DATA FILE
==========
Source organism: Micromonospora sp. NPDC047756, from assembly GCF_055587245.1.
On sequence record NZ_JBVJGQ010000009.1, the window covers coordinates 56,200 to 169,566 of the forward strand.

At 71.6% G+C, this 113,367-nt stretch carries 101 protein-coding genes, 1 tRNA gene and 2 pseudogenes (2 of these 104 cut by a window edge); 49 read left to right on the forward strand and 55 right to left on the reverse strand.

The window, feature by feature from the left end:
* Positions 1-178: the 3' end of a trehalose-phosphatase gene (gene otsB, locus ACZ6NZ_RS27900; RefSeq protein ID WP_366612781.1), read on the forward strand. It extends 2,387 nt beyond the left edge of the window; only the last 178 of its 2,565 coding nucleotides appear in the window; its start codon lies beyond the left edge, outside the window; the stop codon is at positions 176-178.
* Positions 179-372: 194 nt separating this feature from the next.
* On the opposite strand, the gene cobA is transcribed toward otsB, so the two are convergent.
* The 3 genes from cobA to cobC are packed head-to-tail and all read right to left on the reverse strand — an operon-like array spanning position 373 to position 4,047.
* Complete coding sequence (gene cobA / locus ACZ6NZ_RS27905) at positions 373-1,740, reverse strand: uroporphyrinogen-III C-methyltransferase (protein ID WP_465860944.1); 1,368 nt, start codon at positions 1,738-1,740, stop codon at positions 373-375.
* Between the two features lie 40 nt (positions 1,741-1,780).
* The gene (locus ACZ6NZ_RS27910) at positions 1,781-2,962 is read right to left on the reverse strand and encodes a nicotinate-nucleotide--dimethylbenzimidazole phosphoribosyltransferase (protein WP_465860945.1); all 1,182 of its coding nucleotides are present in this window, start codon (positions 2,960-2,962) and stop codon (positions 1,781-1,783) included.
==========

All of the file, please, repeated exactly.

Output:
Source organism: Micromonospora sp. NPDC047756, from assembly GCF_055587245.1.
On sequence record NZ_JBVJGQ010000009.1, the window covers coordinates 56,200 to 169,566 of the forward strand.

At 71.6% G+C, this 113,367-nt stretch carries 101 protein-coding genes, 1 tRNA gene and 2 pseudogenes (2 of these 104 cut by a window edge); 49 read left to right on the forward strand and 55 right to left on the reverse strand.

The window, feature by feature from the left end:
* Positions 1-178: the 3' end of a trehalose-phosphatase gene (gene otsB, locus ACZ6NZ_RS27900; RefSeq protein ID WP_366612781.1), read on the forward strand. It extends 2,387 nt beyond the left edge of the window; only the last 178 of its 2,565 coding nucleotides appear in the window; its start codon lies beyond the left edge, outside the window; the stop codon is at positions 176-178.
* Positions 179-372: 194 nt separating this feature from the next.
* On the opposite strand, the gene cobA is transcribed toward otsB, so the two are convergent.
* The 3 genes from cobA to cobC are packed head-to-tail and all read right to left on the reverse strand — an operon-like array spanning position 373 to position 4,047.
* Complete coding sequence (gene cobA / locus ACZ6NZ_RS27905) at positions 373-1,740, reverse strand: uroporphyrinogen-III C-methyltransferase (protein ID WP_465860944.1); 1,368 nt, start codon at positions 1,738-1,740, stop codon at positions 373-375.
* Between the two features lie 40 nt (positions 1,741-1,780).
* The gene (locus ACZ6NZ_RS27910) at positions 1,781-2,962 is read right to left on the reverse strand and encodes a nicotinate-nucleotide--dimethylbenzimidazole phosphoribosyltransferase (protein WP_465860945.1); all 1,182 of its coding nucleotides are present in this window, start codon (positions 2,960-2,962) and stop codon (positions 1,781-1,783) included.